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Profile: Department of National Defense (DND)

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Department of National Defense (DND) was a participant or observer in the following events:

Edwin Angeles.Edwin Angeles. [Source: Robin Moyer]Edwin Angeles helps found the new Muslim militant group Abu Sayyaf in the Philippines and becomes the group’s second in command and operations officer. But Angeles is actually a deep cover operative for the Philippine government and has already penetrated the Moro National Liberation Front (MNLF), a much larger rebel group that Abu Sayyaf splintered from. Angeles is the first to suggest that Abu Sayyaf take part in kidnappings, and plans the group’s first kidnapping for ransom in 1992. He will be directly involved in numerous violent acts committed by Abu Sayyaf until his cover is blown in early 1995 (see Late 1994-January 1995 and Early February 1995). (Philippine Daily Inquirer 7/10/2001) Colonel Rodolfo Mendoza, who will later lead the Philippine investigation in the Bojinka plot, is his main handler. Mendoza will later recall, “I received orders to handle him… I had the impression he was also being handled by somebody higher.” (Vitug and Gloria 2000) In 2002, one of Angeles’ wives will claim in a deathbed confession that Angeles told her he was a “deep-penetration agent” working for “some very powerful men in the DND (Department of National Defense),” the Philippine national defense-intelligence agency. (Timmerman 6/22/2002) During this time, Abu Sayyaf is very active. Philippine intelligence will later estimate that from 1991 to 1995 the group launches 67 kidnappings and violent attacks, killing around 136 people and injuring hundreds more. (Abuza 9/1/2005 pdf file)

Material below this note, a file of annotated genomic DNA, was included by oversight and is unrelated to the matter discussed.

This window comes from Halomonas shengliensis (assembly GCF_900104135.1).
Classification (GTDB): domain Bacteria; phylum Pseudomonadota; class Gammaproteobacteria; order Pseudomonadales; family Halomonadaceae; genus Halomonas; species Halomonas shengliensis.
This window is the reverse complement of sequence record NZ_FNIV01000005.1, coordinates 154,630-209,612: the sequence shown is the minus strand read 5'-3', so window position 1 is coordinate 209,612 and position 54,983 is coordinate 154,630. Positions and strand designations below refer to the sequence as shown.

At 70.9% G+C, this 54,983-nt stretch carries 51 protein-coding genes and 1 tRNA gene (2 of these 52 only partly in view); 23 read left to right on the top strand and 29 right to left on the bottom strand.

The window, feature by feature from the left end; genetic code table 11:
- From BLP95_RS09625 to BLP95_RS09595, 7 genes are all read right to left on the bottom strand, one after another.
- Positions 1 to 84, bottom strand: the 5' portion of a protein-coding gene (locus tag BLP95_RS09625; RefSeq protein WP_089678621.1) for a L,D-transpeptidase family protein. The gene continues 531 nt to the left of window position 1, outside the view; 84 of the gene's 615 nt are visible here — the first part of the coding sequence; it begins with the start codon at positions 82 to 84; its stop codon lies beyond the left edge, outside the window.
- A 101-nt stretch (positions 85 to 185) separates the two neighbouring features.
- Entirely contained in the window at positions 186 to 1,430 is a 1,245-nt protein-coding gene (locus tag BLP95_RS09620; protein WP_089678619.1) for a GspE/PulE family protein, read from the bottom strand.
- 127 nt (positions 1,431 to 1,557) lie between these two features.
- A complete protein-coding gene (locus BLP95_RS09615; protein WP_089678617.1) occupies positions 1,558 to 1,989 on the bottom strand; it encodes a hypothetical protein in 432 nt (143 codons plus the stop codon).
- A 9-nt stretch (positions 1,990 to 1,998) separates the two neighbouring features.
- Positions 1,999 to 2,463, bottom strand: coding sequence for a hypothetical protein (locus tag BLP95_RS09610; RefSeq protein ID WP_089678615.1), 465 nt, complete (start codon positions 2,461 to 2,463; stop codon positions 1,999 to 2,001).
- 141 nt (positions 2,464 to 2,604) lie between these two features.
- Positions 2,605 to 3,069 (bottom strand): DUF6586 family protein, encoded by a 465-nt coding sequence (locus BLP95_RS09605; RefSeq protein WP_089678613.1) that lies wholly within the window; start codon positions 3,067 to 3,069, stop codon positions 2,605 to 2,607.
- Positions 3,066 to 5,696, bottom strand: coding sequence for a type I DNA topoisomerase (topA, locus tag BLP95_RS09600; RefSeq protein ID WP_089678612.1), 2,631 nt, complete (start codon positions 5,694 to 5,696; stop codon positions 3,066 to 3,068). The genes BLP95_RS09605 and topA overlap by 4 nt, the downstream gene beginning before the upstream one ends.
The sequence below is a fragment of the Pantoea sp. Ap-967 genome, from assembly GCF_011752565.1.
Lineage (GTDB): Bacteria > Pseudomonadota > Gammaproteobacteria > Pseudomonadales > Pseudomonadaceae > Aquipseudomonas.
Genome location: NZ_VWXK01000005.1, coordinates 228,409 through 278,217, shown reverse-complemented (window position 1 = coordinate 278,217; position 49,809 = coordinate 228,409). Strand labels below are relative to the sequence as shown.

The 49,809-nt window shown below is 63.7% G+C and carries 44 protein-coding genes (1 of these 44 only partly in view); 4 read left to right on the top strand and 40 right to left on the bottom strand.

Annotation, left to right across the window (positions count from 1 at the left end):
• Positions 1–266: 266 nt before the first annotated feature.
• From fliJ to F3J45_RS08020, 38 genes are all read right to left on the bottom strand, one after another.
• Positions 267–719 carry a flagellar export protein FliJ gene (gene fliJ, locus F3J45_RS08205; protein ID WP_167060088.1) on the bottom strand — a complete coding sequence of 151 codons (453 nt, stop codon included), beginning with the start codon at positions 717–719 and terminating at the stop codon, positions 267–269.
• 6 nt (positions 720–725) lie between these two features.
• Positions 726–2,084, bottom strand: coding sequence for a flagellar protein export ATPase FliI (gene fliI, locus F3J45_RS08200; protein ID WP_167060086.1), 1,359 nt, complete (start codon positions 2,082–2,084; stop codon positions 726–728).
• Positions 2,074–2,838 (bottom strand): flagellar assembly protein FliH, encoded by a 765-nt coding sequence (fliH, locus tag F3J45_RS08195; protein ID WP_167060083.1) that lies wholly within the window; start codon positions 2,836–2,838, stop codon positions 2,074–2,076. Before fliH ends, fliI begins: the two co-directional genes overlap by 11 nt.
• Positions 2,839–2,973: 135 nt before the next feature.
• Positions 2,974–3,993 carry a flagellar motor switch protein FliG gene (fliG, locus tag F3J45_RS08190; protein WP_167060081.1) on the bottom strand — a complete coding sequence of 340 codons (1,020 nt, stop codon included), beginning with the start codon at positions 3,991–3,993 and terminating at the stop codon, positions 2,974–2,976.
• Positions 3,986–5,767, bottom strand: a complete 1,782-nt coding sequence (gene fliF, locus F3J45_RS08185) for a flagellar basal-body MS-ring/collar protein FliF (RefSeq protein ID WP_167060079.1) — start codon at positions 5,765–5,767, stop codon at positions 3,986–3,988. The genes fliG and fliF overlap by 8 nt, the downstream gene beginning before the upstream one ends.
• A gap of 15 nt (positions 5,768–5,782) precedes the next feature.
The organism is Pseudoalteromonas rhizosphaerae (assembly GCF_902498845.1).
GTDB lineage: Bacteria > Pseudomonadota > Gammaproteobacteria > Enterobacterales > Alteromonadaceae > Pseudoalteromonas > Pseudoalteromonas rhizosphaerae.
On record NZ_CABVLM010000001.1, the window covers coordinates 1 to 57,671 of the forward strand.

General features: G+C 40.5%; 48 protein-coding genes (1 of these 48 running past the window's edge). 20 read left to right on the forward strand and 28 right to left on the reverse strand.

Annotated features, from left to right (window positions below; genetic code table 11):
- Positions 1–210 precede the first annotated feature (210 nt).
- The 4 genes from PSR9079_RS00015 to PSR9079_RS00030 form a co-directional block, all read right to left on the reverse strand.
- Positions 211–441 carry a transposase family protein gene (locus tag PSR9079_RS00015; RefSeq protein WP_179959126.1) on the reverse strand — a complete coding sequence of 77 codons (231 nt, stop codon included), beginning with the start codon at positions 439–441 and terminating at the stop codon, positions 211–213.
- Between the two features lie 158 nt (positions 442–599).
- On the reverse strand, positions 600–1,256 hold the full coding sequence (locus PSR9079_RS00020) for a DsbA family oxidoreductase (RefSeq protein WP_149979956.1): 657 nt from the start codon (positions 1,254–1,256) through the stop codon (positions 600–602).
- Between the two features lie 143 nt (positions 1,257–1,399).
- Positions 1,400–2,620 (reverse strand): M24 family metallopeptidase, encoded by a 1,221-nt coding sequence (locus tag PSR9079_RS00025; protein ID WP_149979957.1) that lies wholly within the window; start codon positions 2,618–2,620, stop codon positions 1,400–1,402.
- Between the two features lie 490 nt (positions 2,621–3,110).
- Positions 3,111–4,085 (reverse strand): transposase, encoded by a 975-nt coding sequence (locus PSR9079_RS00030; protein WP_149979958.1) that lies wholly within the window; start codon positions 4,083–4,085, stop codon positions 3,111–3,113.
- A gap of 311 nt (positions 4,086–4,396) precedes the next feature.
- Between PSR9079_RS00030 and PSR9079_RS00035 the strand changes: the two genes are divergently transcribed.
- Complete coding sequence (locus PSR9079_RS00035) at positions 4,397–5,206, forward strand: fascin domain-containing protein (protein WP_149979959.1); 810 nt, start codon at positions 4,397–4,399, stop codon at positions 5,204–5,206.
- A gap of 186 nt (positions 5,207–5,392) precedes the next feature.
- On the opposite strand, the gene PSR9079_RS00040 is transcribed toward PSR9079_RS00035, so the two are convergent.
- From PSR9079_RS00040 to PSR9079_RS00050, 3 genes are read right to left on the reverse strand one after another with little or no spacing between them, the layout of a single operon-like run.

Scientist Steven Hatfill, a future suspect in the October 2001 anthrax attacks (see October 5-November 21, 2001), loses his high-level Department of Defense security clearance. He had apparently misrepresented some things on his resume. He is working at a private company at this time (see 2000-2002), but no explanation is given to his employers. He is allegedly visibly angry over this. Some colleagues will later report suspicions about him to the FBI, thinking that his anger might have led him to send off the anthrax-laced letters. (Shane 7/18/2002; ABC News 8/11/2002)


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